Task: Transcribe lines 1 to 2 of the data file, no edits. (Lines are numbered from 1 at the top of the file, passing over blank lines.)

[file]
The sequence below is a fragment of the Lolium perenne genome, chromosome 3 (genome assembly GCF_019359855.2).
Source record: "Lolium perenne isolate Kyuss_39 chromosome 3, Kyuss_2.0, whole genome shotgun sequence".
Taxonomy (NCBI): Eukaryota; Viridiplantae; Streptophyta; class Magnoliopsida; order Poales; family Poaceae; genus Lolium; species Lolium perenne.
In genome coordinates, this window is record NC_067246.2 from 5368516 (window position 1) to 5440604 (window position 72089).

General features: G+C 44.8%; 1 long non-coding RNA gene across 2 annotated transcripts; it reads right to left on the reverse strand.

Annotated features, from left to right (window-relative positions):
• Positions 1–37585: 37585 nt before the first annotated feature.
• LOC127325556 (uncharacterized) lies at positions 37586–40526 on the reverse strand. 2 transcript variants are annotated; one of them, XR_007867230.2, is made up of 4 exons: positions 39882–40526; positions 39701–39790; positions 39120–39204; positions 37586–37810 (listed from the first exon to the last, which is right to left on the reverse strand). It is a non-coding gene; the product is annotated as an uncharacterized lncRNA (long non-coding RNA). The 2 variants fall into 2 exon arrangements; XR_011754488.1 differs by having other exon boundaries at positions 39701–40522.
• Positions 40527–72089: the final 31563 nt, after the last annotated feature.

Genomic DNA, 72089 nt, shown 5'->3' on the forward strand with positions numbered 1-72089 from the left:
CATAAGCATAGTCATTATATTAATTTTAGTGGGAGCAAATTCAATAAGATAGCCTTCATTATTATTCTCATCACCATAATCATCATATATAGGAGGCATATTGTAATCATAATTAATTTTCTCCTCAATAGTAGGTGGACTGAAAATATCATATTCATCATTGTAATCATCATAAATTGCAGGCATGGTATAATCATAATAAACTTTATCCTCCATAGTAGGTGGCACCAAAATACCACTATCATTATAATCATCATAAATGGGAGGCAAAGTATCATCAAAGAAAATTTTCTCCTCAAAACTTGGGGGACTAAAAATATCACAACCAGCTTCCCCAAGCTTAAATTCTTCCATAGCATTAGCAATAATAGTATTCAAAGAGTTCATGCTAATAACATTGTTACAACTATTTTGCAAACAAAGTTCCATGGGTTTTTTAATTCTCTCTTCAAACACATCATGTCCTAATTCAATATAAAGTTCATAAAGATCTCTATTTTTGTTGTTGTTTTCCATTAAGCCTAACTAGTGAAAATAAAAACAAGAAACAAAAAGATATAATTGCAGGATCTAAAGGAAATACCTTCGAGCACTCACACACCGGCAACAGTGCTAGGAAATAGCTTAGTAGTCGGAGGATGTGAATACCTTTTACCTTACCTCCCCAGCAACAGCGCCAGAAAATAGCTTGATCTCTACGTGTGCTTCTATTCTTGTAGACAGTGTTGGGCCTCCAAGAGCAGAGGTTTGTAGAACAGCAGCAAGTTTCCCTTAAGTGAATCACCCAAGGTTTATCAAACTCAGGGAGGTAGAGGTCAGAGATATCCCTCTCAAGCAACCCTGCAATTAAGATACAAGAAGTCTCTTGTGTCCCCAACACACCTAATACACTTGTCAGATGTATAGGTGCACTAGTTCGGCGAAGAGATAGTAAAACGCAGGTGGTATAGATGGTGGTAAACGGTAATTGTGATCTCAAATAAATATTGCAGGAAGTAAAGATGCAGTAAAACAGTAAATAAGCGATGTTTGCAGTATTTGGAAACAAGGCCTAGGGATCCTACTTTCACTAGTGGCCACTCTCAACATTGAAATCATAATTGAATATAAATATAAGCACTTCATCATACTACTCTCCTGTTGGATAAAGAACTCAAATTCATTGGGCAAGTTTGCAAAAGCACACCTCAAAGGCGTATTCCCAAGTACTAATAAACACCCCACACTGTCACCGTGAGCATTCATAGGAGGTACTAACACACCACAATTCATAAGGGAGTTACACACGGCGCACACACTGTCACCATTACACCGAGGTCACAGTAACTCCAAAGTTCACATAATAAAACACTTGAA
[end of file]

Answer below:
The sequence below is a fragment of the Lolium perenne genome, chromosome 3 (genome assembly GCF_019359855.2).
Source record: "Lolium perenne isolate Kyuss_39 chromosome 3, Kyuss_2.0, whole genome shotgun sequence".